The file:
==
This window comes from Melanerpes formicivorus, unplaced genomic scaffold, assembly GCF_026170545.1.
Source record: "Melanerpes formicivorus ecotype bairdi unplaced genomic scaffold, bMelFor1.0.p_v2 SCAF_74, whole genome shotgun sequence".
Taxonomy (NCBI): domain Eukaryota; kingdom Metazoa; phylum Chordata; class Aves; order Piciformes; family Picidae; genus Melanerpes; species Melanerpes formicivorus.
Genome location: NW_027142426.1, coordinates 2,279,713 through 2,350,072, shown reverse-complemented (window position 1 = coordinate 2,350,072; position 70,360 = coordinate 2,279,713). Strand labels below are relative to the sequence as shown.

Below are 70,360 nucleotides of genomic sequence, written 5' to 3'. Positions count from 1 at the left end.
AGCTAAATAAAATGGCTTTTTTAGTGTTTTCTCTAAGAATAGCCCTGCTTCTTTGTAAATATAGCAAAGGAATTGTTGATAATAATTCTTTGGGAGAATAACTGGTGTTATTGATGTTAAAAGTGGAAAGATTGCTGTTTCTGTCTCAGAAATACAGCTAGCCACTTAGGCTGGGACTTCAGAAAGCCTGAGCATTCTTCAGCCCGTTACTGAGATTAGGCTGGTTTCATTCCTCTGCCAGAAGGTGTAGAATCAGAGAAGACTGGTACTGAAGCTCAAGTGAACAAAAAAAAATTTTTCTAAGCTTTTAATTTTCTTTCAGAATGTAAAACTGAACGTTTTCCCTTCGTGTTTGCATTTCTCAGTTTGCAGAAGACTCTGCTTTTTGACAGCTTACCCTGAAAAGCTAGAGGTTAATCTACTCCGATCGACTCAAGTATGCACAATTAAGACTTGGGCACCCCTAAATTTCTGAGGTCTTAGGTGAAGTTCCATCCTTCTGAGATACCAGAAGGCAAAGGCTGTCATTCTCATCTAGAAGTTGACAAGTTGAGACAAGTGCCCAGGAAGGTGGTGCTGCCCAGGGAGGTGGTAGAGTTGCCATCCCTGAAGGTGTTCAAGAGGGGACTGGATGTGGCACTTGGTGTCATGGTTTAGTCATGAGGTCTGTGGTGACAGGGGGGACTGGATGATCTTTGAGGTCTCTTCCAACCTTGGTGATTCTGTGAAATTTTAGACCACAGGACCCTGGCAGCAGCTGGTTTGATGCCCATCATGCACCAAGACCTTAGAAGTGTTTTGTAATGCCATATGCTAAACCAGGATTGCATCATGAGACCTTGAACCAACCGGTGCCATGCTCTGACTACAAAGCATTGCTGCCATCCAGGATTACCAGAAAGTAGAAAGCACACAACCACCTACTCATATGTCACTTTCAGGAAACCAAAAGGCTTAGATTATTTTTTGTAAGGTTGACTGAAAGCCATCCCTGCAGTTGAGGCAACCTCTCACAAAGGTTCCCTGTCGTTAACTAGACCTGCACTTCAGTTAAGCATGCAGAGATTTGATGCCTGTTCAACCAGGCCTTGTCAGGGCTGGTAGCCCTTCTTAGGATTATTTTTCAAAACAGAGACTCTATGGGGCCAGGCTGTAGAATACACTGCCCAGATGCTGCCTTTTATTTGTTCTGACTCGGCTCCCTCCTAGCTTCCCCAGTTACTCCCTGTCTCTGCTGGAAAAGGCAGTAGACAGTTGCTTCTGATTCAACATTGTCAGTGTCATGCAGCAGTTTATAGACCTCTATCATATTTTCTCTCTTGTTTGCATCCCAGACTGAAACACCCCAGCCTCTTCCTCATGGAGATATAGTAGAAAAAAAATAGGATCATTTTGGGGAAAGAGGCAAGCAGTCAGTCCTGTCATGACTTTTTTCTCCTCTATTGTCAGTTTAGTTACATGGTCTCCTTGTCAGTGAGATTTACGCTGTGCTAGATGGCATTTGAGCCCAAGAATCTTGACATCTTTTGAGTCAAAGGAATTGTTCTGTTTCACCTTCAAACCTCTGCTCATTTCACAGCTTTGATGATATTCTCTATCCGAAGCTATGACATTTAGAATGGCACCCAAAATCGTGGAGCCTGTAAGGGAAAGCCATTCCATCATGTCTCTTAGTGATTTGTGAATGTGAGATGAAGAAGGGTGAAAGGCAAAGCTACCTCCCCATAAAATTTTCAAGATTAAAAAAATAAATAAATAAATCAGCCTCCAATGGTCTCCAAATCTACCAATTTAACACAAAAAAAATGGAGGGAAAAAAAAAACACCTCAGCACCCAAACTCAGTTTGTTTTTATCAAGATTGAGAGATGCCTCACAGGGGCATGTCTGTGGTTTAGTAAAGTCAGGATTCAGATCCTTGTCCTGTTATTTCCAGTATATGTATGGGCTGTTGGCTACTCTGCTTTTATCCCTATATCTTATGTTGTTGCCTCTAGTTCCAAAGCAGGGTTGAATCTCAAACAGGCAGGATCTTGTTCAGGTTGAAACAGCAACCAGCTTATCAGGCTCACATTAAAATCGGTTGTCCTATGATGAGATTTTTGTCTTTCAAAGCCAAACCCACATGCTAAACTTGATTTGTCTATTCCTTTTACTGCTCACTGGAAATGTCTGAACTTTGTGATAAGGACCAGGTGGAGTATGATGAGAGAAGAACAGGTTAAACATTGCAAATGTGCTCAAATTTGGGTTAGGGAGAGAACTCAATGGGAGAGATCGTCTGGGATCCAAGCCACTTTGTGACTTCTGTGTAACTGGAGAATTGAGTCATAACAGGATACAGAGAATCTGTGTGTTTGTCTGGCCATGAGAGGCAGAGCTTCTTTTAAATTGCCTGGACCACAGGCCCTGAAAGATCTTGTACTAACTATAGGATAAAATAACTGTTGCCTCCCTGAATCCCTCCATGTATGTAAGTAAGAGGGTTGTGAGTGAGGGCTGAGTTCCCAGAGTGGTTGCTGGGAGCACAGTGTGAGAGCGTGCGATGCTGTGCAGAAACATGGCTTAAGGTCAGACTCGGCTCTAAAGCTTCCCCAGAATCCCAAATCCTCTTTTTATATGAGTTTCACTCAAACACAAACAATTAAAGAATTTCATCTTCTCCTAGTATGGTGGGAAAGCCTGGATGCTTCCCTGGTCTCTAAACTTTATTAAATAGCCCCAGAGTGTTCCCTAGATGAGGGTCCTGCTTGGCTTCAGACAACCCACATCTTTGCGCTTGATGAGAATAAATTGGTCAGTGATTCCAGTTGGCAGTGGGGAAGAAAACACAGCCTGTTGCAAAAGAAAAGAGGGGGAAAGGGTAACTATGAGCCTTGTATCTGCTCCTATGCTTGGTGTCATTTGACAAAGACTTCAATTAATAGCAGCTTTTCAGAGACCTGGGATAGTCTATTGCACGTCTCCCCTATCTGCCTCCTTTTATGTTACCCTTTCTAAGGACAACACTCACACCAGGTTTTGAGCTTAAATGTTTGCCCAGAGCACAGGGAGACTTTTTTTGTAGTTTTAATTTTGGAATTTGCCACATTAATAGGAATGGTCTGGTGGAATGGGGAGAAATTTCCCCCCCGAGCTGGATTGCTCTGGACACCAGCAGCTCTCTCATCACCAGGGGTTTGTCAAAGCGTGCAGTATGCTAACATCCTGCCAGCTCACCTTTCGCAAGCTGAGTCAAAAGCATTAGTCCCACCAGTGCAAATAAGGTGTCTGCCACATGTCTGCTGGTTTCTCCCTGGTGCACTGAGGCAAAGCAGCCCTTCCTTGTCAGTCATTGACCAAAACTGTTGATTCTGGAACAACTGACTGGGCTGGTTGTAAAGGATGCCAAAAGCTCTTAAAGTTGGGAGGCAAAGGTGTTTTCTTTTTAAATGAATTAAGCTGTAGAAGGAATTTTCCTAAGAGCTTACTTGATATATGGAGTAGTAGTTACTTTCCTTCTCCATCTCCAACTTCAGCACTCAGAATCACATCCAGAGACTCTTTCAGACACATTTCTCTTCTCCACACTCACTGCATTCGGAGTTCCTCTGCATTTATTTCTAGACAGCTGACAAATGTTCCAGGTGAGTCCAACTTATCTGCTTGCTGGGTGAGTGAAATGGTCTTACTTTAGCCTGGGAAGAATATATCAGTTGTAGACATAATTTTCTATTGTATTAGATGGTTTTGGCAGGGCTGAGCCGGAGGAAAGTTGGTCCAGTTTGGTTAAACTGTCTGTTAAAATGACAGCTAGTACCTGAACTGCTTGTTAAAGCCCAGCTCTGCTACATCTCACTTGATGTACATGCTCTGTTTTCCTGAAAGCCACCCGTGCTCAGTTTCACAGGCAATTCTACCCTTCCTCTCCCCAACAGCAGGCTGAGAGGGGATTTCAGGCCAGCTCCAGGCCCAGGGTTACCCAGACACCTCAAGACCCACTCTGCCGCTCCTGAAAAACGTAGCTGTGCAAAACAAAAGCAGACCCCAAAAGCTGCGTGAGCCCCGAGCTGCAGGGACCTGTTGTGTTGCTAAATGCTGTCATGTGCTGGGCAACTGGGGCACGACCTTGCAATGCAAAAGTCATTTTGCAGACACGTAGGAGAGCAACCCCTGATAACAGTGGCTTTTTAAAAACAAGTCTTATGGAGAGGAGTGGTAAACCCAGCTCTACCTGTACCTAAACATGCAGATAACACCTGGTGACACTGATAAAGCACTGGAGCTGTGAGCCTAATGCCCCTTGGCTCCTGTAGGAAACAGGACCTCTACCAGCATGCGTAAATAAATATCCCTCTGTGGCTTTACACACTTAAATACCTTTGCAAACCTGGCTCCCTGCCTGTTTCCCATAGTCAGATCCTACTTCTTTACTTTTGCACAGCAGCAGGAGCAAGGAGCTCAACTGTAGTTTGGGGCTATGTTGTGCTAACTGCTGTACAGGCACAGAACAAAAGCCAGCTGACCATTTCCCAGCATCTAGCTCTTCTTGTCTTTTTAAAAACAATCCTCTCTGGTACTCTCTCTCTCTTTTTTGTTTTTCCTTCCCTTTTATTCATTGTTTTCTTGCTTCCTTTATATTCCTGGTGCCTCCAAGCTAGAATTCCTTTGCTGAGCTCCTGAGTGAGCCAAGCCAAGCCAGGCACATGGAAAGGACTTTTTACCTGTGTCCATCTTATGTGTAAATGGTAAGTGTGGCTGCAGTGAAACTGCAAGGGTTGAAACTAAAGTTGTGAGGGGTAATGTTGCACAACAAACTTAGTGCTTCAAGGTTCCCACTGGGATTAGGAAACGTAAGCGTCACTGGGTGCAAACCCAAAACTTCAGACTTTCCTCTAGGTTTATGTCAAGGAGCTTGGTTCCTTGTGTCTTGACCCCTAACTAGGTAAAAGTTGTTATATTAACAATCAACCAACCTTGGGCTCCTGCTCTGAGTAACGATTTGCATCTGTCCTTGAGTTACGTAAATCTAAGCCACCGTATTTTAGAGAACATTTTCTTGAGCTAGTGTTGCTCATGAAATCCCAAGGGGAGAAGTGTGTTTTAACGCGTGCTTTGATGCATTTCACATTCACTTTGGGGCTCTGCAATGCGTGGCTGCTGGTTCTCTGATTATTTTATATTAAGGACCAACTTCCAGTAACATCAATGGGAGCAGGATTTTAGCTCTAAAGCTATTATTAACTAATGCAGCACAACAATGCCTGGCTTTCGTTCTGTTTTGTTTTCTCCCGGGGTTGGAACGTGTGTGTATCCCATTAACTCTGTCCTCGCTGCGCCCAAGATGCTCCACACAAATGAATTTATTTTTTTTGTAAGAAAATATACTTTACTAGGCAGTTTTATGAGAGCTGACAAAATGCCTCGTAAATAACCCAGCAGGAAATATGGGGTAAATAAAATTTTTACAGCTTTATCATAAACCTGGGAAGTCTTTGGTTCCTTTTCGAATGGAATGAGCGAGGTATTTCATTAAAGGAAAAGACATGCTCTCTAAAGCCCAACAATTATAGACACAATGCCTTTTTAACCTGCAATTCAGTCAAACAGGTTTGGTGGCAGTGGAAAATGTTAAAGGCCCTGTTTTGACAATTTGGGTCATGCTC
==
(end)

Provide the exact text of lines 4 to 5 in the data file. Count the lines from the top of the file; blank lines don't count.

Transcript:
Genome location: NW_027142426.1, coordinates 2,279,713 through 2,350,072, shown reverse-complemented (window position 1 = coordinate 2,350,072; position 70,360 = coordinate 2,279,713). Strand labels below are relative to the sequence as shown.

Below are 70,360 nucleotides of genomic sequence, written 5' to 3'. Positions count from 1 at the left end.